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Frequently asked questions

Is Markdoc compliant with the CommonMark specification?

Markdoc's syntax is largely a superset of the CommonMark specification. Markdoc introduces its own syntactic extensions, which include tags, annotations, and variable interpolation. Markdoc also supports GitHub-flavored tables, though we encourage you to use Markdoc's own list-style tables instead.

Setext headings

The only CommonMark-specified feature that Markdoc doesn't support is the setext heading. This design decision is largely an internal preference of the Markdoc core team: in our view, the setext heading is redundant with the more commonly-used ATX heading, and introduces more ambiguity. If you want to use setext headings in Markdoc or you need to support the feature in order to ensure compatibility with existing content, you can still reconfigure Markdoc's tokenizer to re-enable the markdown-it lheading rule.


In CommonMark-compliant Markdown, any content that is indented by four spaces is treated as a code block. Unfortunately, this behavior makes it difficult to use arbitrary levels of indentation to improve the readability of documents with complex structure.

When using nested tags in Markdoc, it can be helpful to indent the content inside of tags so that the level of depth is clear. To support arbitrary indentation, we have to disable the indent-based code blocks and modify several other markdown-it parsing rules that account for indent-based code blocks. Markdoc's tokenizer accepts an allowIndentation option that applies these changes:

const example = `
{% foo %}
  {% bar %}
    This is content inside of nested tags
  {% /bar %}
{% /foo %}

const tokenizer = new markdoc.Tokenizer({allowIndentation: true}));
const tokens = tokenizer.tokenize(example);
const ast = markdoc.parse(tokens);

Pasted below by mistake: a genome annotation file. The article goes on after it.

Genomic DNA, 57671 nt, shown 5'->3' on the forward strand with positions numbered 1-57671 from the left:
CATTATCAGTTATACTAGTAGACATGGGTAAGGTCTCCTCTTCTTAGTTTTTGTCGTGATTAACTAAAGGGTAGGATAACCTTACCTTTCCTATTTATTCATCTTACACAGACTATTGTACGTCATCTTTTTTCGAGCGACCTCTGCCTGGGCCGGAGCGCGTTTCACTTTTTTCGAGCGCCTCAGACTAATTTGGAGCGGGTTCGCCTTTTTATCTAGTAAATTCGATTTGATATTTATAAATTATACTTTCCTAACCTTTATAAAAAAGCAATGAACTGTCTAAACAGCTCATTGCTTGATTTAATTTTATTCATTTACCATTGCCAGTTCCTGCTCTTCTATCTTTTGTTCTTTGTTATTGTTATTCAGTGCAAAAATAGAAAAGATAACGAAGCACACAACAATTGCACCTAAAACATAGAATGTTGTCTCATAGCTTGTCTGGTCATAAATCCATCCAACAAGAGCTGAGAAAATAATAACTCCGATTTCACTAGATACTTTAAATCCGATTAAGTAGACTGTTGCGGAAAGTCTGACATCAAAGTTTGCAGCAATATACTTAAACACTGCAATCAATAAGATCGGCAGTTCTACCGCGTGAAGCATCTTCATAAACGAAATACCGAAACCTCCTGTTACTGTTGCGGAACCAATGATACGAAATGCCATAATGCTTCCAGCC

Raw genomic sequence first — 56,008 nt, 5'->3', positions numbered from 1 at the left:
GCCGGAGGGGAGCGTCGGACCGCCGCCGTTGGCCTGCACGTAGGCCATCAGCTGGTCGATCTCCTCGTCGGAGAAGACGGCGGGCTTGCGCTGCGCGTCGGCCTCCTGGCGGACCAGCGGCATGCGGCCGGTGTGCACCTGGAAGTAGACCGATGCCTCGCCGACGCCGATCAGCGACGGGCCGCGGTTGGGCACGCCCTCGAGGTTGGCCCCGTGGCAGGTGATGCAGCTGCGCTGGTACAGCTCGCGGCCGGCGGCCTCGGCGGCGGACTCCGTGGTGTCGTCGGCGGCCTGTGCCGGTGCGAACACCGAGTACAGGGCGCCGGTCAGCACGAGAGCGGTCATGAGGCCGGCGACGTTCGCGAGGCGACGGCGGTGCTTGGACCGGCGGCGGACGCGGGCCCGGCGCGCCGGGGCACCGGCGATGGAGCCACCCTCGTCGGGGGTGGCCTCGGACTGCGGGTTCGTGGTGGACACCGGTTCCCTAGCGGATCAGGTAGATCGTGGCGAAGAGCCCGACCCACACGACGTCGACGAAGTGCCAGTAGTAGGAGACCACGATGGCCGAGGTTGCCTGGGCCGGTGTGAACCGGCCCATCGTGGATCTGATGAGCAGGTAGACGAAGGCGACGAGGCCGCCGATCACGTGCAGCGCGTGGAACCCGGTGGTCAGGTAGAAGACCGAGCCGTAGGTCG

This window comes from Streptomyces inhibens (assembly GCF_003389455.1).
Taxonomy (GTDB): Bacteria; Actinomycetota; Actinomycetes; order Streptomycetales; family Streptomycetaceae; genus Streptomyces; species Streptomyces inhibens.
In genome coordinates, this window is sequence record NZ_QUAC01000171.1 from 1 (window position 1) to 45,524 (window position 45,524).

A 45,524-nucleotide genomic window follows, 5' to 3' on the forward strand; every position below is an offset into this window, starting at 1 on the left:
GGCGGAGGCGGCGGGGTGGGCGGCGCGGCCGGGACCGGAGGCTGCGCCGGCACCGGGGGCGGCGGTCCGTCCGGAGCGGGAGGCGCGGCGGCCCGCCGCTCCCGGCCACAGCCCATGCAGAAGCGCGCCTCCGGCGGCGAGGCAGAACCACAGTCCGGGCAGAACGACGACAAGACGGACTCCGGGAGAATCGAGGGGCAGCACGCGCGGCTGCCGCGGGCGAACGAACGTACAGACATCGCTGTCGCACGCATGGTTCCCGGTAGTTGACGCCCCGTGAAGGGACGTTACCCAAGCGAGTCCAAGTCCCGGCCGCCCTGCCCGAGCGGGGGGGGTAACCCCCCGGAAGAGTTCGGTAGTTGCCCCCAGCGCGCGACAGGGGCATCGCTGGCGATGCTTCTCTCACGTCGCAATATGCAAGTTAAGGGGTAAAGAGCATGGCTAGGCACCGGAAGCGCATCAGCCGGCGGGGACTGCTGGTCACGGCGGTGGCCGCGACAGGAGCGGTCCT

The allowIndentation option is experimental and is not enabled by default. When the option is enabled, it is not possible to use indent-based code blocks. We strongly recommend using fenced code blocks instead of indent-based code blocks regardless of whether you intend to take advantage of the allowIndentation option.


Markdoc content that incorporates arbitrary levels of indentation via the allowIndentation option may not be compatible with other CommonMark-compliant Markdown processing tools.

Markdoc standardization

We have drafted a specification that describes Markdoc's tag syntax. We welcome third-party implementors to adopt and contribute to the Markdoc tag specification. The tag syntax is the only part of Markdoc that we are formally specifying at this time, but we are seriously considering the possibility of drafting a specification for the JSON representation of Markdoc's Abstract Syntax Tree (AST) in order to facilitate interoperability between Markdoc tools.

In the future, we may create a distinct dialect of Markdown that deviates further from the CommonMark specification, removing additional features like the angle-bracket block quote syntax that can be replaced by Markdoc tags. We think there's an opportunity to create a Markdown variant specifically for Markdoc that is less ambiguous, more prescriptive, and more conducive to rigorous specification. This would be available alongside the CommonMark-aligned syntax that we support today, giving users the option to choose whether they want a cleaner syntax or compatibility with existing Markdown tools and content.

Why create Markdoc instead of using an alternative?

Why not MDX?